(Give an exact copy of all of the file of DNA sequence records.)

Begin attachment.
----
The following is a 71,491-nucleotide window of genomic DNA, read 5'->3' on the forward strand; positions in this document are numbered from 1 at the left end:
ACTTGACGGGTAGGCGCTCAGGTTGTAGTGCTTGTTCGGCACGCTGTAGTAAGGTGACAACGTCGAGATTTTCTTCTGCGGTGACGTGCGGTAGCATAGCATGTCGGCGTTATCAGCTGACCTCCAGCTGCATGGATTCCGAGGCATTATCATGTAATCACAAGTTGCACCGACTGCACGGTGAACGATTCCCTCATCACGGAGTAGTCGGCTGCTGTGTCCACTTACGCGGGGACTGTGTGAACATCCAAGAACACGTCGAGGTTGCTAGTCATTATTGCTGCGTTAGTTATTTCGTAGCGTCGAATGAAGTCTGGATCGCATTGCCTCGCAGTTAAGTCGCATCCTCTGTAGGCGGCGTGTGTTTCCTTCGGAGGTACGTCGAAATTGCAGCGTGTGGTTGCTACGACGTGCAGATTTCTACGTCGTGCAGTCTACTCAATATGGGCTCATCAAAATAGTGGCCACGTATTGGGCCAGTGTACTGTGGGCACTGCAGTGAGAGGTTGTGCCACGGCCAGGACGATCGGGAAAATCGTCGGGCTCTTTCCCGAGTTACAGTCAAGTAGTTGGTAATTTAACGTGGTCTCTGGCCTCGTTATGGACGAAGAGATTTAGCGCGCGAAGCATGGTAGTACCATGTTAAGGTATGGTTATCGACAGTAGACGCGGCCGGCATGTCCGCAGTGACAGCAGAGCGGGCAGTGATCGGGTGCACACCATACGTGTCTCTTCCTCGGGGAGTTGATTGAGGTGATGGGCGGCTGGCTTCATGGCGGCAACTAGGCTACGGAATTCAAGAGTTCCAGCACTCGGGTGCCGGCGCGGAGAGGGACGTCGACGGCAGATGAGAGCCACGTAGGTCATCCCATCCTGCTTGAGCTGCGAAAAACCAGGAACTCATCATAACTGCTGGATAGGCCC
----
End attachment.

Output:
The following is a 71,491-nucleotide window of genomic DNA, read 5'->3' on the forward strand; positions in this document are numbered from 1 at the left end:
ACTTGACGGGTAGGCGCTCAGGTTGTAGTGCTTGTTCGGCACGCTGTAGTAAGGTGACAACGTCGAGATTTTCTTCTGCGGTGACGTGCGGTAGCATAGCATGTCGGCGTTATCAGCTGACCTCCAGCTGCATGGATTCCGAGGCATTATCATGTAATCACAAGTTGCACCGACTGCACGGTGAACGATTCCCTCATCACGGAGTAGTCGGCTGCTGTGTCCACTTACGCGGGGACTGTGTGAACATCCAAGAACACGTCGAGGTTGCTAGTCATTATTGCTGCGTTAGTTATTTCGTAGCGTCGAATGAAGTCTGGATCGCATTGCCTCGCAGTTAAGTCGCATCCTCTGTAGGCGGCGTGTGTTTCCTTCGGAGGTACGTCGAAATTGCAGCGTGTGGTTGCTACGACGTGCAGATTTCTACGTCGTGCAGTCTACTCAATATGGGCTCATCAAAATAGTGGCCACGTATTGGGCCAGTGTACTGTGGGCACTGCAGTGAGAGGTTGTGCCACGGCCAGGACGATCGGGAAAATCGTCGGGCTCTTTCCCGAGTTACAGTCAAGTAGTTGGTAATTTAACGTGGTCTCTGGCCTCGTTATGGACGAAGAGATTTAGCGCGCGAAGCATGGTAGTACCATGTTAAGGTATGGTTATCGACAGTAGACGCGGCCGGCATGTCCGCAGTGACAGCAGAGCGGGCAGTGATCGGGTGCACACCATACGTGTCTCTTCCTCGGGGAGTTGATTGAGGTGATGGGCGGCTGGCTTCATGGCGGCAACTAGGCTACGGAATTCAAGAGTTCCAGCACTCGGGTGCCGGCGCGGAGAGGGACGTCGACGGCAGATGAGAGCCACGTAGGTCATCCCATCCTGCTTGAGCTGCGAAAAACCAGGAACTCATCATAACTGCTGGATAGGCCC